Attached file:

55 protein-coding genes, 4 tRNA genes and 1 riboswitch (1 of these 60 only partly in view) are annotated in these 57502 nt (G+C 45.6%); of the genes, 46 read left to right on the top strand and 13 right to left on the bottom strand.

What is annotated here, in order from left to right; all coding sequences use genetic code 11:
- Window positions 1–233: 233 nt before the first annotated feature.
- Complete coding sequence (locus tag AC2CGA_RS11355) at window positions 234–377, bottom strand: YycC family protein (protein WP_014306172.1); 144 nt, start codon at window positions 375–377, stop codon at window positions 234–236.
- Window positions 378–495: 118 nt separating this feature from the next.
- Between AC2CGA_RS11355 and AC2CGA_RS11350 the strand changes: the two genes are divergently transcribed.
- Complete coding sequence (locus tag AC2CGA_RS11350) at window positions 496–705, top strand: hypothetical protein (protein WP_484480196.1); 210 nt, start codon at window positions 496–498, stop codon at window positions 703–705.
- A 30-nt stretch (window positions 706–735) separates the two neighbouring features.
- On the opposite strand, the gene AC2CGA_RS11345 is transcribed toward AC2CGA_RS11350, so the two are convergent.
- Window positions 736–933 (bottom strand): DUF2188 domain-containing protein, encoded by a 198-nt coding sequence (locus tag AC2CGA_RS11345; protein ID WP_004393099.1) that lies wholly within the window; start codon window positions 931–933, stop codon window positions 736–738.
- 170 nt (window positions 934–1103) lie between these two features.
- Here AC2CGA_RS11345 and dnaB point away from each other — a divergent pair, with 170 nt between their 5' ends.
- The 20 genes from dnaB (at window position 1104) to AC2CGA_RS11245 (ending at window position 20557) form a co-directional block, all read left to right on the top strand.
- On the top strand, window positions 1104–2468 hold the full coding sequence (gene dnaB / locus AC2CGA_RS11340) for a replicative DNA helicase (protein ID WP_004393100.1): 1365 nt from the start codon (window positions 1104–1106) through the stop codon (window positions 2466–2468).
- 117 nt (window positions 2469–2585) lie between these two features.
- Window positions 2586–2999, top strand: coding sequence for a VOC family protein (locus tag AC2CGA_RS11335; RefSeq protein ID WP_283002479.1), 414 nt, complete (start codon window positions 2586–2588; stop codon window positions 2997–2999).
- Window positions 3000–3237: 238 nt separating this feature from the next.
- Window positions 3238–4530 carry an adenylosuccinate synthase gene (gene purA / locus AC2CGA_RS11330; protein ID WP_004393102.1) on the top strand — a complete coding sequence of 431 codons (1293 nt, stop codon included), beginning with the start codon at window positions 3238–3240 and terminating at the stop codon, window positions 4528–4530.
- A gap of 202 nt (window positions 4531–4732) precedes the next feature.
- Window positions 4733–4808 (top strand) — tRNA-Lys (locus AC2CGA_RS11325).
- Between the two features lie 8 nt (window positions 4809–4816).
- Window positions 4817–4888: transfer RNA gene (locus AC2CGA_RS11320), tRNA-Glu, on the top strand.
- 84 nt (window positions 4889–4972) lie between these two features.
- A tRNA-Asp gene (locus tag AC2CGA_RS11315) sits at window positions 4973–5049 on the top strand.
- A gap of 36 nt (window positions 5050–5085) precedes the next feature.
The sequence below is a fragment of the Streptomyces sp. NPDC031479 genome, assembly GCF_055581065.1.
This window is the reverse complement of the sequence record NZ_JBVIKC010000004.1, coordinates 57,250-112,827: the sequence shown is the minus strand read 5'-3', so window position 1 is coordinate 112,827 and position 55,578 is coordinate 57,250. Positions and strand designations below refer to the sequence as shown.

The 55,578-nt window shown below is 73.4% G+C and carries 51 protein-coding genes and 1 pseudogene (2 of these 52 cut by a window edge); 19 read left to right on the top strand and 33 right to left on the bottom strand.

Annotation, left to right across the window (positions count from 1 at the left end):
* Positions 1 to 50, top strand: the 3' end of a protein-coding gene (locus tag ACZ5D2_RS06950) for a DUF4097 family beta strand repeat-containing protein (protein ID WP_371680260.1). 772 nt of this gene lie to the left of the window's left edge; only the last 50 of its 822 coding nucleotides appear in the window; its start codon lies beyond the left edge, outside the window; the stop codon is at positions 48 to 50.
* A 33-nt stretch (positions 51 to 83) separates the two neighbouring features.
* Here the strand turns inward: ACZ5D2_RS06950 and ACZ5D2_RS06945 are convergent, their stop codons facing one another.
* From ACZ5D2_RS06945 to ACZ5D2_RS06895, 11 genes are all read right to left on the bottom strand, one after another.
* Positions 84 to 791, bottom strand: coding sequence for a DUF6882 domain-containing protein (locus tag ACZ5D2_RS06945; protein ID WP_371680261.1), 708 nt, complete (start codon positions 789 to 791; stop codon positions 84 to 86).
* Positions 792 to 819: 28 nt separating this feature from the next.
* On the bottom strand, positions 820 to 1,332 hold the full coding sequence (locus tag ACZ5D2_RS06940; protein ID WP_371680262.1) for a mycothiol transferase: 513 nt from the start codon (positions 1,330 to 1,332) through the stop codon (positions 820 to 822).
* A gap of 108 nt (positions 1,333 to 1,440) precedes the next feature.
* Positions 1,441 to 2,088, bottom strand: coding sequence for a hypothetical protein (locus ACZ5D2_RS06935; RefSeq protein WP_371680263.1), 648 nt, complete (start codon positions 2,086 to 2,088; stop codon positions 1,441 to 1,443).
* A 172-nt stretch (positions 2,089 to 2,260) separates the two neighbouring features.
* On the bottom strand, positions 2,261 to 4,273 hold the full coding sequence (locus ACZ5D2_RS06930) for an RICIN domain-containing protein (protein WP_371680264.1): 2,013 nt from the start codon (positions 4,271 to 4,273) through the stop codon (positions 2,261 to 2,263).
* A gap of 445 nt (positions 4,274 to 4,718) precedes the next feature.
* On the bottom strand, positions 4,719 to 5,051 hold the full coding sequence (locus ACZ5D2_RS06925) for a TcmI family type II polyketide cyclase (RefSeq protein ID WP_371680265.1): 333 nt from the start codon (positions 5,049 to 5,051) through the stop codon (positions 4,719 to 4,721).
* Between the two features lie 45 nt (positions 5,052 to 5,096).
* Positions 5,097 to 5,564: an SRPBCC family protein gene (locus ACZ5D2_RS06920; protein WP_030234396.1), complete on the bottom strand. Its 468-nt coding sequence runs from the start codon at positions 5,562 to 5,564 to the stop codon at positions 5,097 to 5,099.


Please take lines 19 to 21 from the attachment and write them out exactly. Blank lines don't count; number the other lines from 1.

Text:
- A gap of 202 nt (window positions 4531–4732) precedes the next feature.
- Window positions 4733–4808 (top strand) — tRNA-Lys (locus AC2CGA_RS11325).
- Between the two features lie 8 nt (window positions 4809–4816).